A Practical Guide to Project Execution
By Nidhi ParikhDec 23, 2021
Project execution continues to be one of the toughest phases in the project roadmap.
To make this process easy, we have formulated a step-by-step plan that works perfectly for any project.
What is Project Execution?
Typically, a project management life cycle includes four stages:
Initiation - Where initial research is done, project scope is approved, and stakeholders are identified.
Planning - Where you create a plan, set goals, determine end results, and finalize the team for the project.
Execution - Where you break down the project into smaller milestones, assign them to the team, start the work, collaborate, and reach the end goals of the project.
Closure - You evaluate the results, check for quality, and deliver them.
Although the other stages are important, the project execution stage is where the actual work is done. Hence it is critical for the entire project.
The following step-by-step process will help you achieve perfect execution by significantly improving timelines, stakeholder satisfaction, and value delivery.
The 7-Step Project Execution Plan
Step 1: Create Tasks
Creating tasks by understanding your project plan is the essential first step in project execution.
This is how you can do it.
Define each task
Start by creating a work breakdown structure (WBS) that decomposes your entire project into smaller actionable tasks.
For example, a product marketing campaign can be broken down into buyer persona research, choosing promotional channels, creating marketing collateral, and going live.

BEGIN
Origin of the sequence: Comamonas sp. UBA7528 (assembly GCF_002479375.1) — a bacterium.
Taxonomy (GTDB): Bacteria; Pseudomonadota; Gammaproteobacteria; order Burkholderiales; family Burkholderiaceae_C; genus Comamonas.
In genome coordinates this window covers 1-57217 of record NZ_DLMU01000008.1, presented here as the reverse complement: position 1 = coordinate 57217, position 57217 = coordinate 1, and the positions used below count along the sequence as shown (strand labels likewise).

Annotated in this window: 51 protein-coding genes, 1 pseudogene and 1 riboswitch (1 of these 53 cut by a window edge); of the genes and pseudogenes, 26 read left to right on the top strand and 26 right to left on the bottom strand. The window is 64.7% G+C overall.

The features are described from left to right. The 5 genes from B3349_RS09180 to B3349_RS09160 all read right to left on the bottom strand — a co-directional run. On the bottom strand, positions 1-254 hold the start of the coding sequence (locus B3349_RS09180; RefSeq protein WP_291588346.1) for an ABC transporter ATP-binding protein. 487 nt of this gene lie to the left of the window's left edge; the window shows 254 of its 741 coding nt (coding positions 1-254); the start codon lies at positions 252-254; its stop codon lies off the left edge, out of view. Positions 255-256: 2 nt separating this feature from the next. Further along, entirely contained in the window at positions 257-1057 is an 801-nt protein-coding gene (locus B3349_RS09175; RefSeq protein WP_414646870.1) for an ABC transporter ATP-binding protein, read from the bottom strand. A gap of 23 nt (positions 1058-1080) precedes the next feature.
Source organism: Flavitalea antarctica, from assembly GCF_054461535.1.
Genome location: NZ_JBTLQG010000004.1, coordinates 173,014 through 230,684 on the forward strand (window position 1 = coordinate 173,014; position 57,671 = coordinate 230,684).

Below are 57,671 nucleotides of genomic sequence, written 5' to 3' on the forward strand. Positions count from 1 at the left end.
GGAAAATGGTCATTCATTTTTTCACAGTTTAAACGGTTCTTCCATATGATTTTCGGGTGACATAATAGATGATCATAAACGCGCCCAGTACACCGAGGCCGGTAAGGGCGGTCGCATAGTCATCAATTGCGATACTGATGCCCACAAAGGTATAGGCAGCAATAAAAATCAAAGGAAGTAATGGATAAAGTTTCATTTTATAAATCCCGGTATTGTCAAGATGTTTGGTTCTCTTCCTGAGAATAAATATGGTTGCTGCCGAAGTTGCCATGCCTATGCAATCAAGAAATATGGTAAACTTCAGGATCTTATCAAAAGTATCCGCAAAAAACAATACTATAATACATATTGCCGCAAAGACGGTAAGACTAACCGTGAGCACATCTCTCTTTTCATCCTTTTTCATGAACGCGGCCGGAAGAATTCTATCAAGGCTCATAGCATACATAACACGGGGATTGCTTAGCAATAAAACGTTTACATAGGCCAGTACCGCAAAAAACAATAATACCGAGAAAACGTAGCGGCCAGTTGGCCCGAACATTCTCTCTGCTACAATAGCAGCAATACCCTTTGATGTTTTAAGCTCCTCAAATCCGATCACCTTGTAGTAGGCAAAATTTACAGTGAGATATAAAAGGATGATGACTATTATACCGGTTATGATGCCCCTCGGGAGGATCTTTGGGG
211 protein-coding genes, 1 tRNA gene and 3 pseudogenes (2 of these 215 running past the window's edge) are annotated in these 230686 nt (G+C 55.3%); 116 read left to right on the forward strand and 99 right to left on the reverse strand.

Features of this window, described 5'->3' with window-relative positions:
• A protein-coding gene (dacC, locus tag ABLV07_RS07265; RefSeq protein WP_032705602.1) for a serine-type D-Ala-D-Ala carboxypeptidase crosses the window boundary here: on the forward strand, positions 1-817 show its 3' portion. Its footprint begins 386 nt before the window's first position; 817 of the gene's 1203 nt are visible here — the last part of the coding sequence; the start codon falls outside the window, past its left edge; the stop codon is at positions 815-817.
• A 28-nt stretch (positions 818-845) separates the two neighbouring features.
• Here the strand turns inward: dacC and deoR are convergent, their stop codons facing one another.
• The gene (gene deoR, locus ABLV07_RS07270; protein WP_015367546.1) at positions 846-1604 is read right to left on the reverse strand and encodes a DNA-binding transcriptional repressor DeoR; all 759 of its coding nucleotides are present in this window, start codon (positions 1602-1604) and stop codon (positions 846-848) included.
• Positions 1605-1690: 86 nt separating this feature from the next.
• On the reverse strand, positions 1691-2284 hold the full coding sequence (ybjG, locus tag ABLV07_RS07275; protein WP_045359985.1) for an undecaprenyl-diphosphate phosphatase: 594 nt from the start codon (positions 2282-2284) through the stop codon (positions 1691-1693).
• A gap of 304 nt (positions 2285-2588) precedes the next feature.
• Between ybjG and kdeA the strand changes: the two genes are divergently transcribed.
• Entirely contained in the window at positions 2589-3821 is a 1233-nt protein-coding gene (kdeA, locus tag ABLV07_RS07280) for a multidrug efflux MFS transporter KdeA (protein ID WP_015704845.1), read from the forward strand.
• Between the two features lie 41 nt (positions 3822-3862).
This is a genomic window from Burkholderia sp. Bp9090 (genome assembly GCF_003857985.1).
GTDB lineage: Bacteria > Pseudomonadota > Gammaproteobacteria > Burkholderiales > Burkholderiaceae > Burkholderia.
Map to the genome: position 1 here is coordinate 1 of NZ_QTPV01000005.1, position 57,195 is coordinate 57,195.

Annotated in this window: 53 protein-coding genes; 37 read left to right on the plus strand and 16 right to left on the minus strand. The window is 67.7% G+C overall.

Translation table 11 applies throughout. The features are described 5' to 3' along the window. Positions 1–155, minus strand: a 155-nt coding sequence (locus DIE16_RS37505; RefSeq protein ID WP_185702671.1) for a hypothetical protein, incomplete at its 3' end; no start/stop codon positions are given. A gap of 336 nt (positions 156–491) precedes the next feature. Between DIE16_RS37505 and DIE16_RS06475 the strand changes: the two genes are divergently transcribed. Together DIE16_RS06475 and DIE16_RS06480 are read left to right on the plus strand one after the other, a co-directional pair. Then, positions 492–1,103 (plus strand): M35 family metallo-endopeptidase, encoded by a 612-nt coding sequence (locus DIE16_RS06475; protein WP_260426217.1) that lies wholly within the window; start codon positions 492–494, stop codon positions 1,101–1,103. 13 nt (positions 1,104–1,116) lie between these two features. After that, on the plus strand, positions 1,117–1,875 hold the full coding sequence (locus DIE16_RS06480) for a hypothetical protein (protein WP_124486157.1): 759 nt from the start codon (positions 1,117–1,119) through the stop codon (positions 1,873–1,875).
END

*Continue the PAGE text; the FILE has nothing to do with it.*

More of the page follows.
The manager then defines the work for each task, like buyer persona research, with details such as how to gather demographics, when to conduct surveys, and where to collate the data. This results in a streamlined process for the project.
Let’s say you are a recruitment agency hiring for multiple positions.
Each position (the task) will have multiple subtasks, such as getting the job description from the client, ideal candidate expectation, and posting the requirement across job portals.
Creating these tasks and subtasks in your work or project management tool will make it easier to assign, track progress and manage the project.
Enrich with custom fields
Let’s take a laptop service request example.
A typical service request goes through warranty check and diagnostics as the first step. Then the request and the device are handed over to the engineer, who resolves the issue.
This process, which is often cumbersome, can be streamlined better by creating a dropdown custom fields to track the different stages a service request is in.
A good collaboration software would allow you to add more details to each task with help of customized columns or custom fields.
Step 2: Setup the Timeline